Sleep
Main article: Electronic media and sleep

Using smartphones late at night can disturb sleep, due to the brightly lit screen affecting melatonin levels and sleep cycles. In an effort to alleviate these issues, several apps that change the color temperature of the screen to a warmer hue based on the time of day to reduce the amount of blue light generated have been developed for Android, while iOS 9.3 integrated similar, System- level functionality known as “Night Shift”. Amazon released a feature known as “blue shade” in their Fire OS “Bellini” 5.0 and later. It has also been theorized that for some users, addicted use of their phones, especially before they go to bed, can result in “ego depletion”.
Other terms

“Phablet”, a portmanteau of the words phone and tablet, describes smartphones with larger screens.
“Superphone” is also used by some companies to market phones with unusually large screens and other expensive features.

A tablet computer, commonly shortened to tablets, is a thin, flat mobile computer with a touchscreen display, which in 2016 is usually color, processing circuitry, and a rechargeable battery and a single device. Tablets often come equipped with sensors, including digital cameras, a microphone, and an accelerometer. The touchscreen display uses the recognition of finger or stylus gestures to replace the mouse, trackpad and keyboard used in laptops. They usually feature on-screen, pop-up virtual keyboards for typing and inputting commands. Tablets may have physical buttons for basic features such as speaker volume and power, and ports for plugging in network communications, headphones and battery charging. Tablets are typically larger than smartphones or personal digital assistants with screens 7 inches (18 cm) or larger, measured diagonally. [1] [2] [3] [4] Tablets have Wi-Fi capability built in so that users can connect to the Internet and can have cellular network capabilities.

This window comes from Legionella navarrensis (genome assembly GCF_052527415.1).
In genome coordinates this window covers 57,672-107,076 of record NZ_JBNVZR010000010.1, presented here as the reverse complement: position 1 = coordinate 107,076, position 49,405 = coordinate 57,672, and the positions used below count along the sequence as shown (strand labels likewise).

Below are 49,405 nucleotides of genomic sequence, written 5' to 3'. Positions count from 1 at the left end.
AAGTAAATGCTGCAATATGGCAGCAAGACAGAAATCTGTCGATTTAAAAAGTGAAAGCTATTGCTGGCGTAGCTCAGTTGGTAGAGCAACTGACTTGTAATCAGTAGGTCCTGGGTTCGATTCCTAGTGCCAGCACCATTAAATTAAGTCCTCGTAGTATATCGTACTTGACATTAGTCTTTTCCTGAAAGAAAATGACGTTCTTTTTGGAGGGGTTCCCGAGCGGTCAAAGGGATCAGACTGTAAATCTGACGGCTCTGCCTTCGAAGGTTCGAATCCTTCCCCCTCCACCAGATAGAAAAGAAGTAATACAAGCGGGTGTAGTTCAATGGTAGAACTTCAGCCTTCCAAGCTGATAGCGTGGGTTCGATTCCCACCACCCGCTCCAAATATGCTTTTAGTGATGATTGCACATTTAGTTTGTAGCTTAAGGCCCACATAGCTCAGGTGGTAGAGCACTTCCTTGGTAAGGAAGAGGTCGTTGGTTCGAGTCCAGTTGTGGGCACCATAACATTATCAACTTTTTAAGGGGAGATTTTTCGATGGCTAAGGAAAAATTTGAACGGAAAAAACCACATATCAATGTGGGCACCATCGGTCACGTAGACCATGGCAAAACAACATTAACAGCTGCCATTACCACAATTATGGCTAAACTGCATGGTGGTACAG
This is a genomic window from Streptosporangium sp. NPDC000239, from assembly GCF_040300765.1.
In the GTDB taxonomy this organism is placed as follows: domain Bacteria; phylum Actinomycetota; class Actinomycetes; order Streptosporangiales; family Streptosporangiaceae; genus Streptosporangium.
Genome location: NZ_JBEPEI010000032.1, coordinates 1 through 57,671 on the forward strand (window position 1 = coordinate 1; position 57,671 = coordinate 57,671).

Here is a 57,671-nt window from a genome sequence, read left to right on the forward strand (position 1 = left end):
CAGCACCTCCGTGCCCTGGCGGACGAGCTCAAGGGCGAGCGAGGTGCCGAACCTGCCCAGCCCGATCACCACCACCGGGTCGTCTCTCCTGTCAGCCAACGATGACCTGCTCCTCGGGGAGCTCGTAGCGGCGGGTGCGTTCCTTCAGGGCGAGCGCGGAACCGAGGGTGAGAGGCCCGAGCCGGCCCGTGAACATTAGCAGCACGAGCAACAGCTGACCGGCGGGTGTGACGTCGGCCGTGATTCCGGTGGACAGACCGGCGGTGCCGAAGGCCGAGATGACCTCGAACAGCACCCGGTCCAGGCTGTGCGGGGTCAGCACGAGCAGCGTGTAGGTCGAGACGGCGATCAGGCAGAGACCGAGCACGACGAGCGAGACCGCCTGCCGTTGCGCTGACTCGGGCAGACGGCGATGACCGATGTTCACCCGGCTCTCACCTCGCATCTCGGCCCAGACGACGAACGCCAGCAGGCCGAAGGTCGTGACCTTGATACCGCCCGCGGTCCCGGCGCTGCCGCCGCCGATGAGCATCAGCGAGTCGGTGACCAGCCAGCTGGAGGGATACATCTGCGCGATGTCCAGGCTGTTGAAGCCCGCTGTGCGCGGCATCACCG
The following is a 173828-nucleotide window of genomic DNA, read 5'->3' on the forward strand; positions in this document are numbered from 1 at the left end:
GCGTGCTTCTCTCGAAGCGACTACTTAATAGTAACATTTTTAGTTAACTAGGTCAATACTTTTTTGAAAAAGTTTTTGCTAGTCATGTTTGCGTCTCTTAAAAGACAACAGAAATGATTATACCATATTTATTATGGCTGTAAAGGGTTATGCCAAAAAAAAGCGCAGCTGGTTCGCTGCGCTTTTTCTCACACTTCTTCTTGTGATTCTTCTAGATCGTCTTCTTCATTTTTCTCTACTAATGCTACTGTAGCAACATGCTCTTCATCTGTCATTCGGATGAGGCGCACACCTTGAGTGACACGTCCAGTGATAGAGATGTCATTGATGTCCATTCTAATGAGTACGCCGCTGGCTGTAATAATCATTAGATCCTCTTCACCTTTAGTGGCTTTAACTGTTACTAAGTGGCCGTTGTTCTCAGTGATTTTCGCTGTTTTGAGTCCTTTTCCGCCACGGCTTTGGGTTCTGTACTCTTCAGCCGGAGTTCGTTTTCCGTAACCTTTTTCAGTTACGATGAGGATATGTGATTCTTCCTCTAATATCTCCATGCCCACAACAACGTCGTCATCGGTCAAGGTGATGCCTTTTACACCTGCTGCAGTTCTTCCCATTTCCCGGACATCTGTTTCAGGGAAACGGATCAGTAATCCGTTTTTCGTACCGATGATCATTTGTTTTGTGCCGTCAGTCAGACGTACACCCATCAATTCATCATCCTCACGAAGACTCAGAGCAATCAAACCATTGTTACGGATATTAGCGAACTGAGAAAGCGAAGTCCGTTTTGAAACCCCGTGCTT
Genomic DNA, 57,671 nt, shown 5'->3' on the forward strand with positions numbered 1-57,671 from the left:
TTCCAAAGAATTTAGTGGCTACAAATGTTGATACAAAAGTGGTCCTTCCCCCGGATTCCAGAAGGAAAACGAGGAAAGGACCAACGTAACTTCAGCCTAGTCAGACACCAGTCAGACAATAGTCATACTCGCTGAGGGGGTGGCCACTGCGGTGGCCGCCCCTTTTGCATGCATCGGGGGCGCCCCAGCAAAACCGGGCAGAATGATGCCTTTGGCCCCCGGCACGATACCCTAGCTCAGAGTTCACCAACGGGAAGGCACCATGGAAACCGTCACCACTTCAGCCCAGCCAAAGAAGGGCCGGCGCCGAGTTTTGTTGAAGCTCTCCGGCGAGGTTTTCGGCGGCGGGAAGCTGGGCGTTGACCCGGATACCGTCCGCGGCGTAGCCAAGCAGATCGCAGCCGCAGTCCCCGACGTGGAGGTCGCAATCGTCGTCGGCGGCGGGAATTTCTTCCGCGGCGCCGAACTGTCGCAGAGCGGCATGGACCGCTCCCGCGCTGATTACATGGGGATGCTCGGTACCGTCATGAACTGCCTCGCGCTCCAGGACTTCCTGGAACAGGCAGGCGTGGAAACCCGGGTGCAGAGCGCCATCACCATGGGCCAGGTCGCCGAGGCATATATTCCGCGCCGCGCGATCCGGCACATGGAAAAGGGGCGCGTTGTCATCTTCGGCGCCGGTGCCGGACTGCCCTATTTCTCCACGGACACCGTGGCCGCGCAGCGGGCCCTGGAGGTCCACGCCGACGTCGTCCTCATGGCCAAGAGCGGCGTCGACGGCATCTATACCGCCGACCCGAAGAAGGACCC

Tablets can be classified according to the presence and physical appearance of keyboards. Slates and booklets do not have a physical keyboard and text input and other input is usually entered through the use of a virtual keyboard shown on a touchscreen-enabled display. Hybrids, convertibles and 2-in-1s to have physical keyboards (although these are usually concealable or detachable), yet they typically also make use of virtual keyboards. Most tablets can use separate keyboards connected using Bluetooth.

The format was conceptualized in the mid-20th century (Stanley Kubrick depicted fictional tablets and the 1968 film 2001: A Space Odyssey) and prototyped and developed in the last two decades of that century. In April 2010, [5] the iPad was released, which was the first mass-market tablets with finger-friendly multi-touch and a dedicated operating system. In the 2010s, tablets rapidly rose in popularity and ubiquity and became a large product category [6] used for both personal and workplace applications.